Art That Makes a Statement - Literally
| NEW YORK
IT'S quite uncanny. Looking up inside a darkened Guggenheim Museum, one sees an upward-circling stream of electronic messages snaking along the outer edge of the museum's first three tiers and then abruptly disappearing from view. The messages - ``A relaxed man is not necessarily a better man,'' ``A name means a lot just by itself,'' and more - constitute the major portion of the largest and most extensive museum installation of Jenny Holzer's work to date.
Ms. Holzer first began using words in paintings back in her graduate school days at the Rhode Island School of Design in the late 1970s. From there she went on to make language itself her primary medium. Her first major series, ``Truisms'' of 1977-79, consisted of one-line ``mock-clich'es,'' in which she simplified theoretical statements on modern culture, for example: ``Abuse of power comes as no surprise''; ``Chasing the new is dangerous to society.'' Subsequent series, including ``Inflammatory Essays,'' ``The Living Series,'' and ``The Survival Series,'' have become more personal and more pointed.
Although Holzer's work has been shown throughout the world (railway cars in Hamburg, Germany, for instance, were painted with her ``Truisms'' in October, 1987), she has never had anything quite like the Guggenheim Museum to work with before. From top to bottom, it is hers for the length of the exhibition, and she has taken full advantage of the opportunity to create an environment entirely conducive to her vision.
The visitor enters her darkened world, moves around in it (viewing the electronic installation from various heights and angles along the ramp is highly recommended), and either reads her messages in their entirety or dips into them.
Also on view are 17 red granite benches arranged in a large circle on the ground floor and 27 white granite benches placed in tight formation in the small circular gallery just off the ramp's first tier. The benches of both groups have been carved with messages that also appear on the moving electronic sign that snakes up the first three tiers.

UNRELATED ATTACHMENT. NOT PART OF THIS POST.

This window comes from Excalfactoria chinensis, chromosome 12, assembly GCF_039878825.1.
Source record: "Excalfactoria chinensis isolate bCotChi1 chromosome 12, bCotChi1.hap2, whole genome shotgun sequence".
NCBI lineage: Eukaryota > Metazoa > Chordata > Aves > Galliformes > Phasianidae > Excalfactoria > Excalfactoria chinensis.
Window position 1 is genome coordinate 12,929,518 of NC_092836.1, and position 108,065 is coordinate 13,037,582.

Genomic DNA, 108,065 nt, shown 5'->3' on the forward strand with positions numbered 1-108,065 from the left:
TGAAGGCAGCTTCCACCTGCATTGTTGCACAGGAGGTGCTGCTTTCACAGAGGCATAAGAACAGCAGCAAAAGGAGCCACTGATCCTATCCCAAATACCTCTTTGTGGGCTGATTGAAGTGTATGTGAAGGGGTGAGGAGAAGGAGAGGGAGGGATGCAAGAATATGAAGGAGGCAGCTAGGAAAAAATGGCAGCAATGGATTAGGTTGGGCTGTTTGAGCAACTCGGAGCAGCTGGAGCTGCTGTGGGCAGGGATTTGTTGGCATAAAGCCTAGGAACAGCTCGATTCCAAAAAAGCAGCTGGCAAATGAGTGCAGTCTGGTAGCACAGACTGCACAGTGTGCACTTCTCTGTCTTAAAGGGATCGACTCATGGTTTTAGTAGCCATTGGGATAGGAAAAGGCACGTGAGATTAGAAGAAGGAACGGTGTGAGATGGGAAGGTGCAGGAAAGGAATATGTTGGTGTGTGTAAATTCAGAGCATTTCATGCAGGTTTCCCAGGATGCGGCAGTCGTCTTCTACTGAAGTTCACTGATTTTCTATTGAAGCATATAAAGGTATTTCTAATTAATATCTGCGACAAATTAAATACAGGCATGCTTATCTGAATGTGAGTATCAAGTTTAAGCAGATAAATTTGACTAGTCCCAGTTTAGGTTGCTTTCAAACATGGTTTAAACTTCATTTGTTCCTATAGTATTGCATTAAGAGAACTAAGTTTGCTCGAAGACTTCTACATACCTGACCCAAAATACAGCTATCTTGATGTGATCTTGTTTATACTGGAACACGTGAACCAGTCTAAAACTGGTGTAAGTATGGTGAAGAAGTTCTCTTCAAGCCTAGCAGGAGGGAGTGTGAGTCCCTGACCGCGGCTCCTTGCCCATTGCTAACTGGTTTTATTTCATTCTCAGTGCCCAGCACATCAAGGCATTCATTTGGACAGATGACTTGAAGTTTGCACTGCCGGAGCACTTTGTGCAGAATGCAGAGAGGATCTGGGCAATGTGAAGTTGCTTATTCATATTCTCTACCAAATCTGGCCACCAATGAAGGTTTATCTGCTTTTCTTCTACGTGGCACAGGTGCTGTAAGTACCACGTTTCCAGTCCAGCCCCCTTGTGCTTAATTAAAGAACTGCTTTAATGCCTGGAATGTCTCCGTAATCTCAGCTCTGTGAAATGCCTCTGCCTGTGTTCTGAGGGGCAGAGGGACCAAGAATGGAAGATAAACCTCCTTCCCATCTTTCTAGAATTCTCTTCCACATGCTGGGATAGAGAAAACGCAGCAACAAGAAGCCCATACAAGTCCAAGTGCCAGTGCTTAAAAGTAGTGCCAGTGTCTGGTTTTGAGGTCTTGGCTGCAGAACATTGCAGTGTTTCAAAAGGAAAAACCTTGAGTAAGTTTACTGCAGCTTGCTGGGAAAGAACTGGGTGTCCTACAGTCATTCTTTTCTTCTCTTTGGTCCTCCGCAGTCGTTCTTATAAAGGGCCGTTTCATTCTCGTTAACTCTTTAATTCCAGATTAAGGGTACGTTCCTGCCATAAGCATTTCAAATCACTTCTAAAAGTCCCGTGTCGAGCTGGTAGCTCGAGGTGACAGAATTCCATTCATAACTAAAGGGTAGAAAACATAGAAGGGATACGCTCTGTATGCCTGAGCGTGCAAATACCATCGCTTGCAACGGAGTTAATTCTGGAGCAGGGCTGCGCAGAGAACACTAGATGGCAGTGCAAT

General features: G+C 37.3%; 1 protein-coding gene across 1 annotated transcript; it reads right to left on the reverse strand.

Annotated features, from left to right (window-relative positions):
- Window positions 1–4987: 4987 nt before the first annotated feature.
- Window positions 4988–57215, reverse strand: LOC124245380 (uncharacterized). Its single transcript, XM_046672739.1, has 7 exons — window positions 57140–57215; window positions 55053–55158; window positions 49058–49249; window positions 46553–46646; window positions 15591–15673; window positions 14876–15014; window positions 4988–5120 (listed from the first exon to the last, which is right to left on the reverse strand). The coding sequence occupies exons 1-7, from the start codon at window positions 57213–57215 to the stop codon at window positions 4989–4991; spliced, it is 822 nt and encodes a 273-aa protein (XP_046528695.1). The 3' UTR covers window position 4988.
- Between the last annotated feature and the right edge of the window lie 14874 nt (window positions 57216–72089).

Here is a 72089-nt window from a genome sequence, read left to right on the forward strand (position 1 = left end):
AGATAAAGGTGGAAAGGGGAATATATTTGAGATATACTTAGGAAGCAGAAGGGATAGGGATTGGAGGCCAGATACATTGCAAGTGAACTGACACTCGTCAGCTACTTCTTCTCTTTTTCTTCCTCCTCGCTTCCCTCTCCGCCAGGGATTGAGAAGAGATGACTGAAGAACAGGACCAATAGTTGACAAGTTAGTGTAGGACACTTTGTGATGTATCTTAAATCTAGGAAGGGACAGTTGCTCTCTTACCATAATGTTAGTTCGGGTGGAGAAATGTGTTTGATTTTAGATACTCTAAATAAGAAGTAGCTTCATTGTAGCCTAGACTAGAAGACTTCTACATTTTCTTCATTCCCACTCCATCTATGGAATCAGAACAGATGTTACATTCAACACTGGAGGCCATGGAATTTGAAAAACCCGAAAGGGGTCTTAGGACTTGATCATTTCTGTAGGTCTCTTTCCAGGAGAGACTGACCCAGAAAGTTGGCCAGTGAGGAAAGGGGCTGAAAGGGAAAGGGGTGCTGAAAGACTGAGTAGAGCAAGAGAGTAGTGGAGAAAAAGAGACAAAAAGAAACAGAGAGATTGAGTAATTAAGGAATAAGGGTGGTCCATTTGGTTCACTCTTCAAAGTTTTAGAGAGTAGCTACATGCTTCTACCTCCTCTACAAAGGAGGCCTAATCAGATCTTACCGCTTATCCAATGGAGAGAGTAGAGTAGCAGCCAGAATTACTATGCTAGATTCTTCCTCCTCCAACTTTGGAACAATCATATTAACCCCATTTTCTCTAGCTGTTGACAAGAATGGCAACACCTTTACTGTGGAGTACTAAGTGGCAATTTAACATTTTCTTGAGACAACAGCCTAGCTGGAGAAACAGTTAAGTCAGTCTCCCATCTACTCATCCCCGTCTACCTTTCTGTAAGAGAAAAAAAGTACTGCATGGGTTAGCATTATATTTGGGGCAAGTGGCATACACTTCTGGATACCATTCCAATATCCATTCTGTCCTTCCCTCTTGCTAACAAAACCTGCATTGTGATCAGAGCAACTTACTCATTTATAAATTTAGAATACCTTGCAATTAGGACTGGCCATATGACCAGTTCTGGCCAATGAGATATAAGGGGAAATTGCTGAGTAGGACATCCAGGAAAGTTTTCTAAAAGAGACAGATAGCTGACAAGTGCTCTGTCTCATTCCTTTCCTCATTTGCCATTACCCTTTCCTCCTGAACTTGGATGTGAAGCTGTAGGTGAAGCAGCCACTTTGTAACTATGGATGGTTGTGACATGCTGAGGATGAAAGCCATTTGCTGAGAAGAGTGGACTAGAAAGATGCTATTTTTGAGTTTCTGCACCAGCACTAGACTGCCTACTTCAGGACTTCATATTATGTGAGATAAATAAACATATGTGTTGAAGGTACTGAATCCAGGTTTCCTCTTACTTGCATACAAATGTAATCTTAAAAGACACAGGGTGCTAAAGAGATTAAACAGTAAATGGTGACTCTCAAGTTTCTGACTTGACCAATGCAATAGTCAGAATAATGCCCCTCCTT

The sign itself, which measures almost a foot in height and 535 feet in length, allows for shifts in color, speed, typeface, and occasionally direction. Different messages follow one another without interruption. Seen from any of the tiers (all of which have been stripped of other art), the words and sentences assume a powerful life of their own. Their rapidly movement, color, and subtly provocative contents demand the viewer's total attention. One gives it - not unwillingly - and becomes caught up both by the electronic effects and by what the artist wants to communicate.
To follow the messages to the end is to participate in a kind of mini-retrospective of Holzer's work to date. Most of them have already appeared in different forms - some on posters, stickers, metal plaques, T-shirts, and airport baggage carrousels; others on the 800-square-foot Spectacolor Board in New York's Times Square, the video scoreboard in San Francisco's Candlestick Park, and the cable music-video channel MTV.
All clearly reflect Holzer's vision and purpose. Using direct, unadorned language, she comments on the human condition. Her more intriguing messages include: ``Protect me from what I want''; ``The breakdown comes when you stop controlling yourself and want the release of a bloodbath''; and ``It takes a while before you can step over inert bodies and go ahead with what you were trying to do.''
Read on a printed page, these messages are arresting enough. Seen on a monumental electronic sign high above Times Square or snaking along the Guggenheim's ramp, they command extraordinary attention.
The open-minded visitor cannot help but be affected, at least to some degree, by Holzer's attitude and efforts. Some may claim that what she produces isn't art - and perhaps, by traditional standards, it's not. But it would be wise for these critics to suspend judgment until they've seen either this exhibition or the installation Holzer is planning for the American Pavilion at the 1990 Venice Biennale. These may not change their minds, but then again they might.
At the Guggenheim Museum through Feb. 11.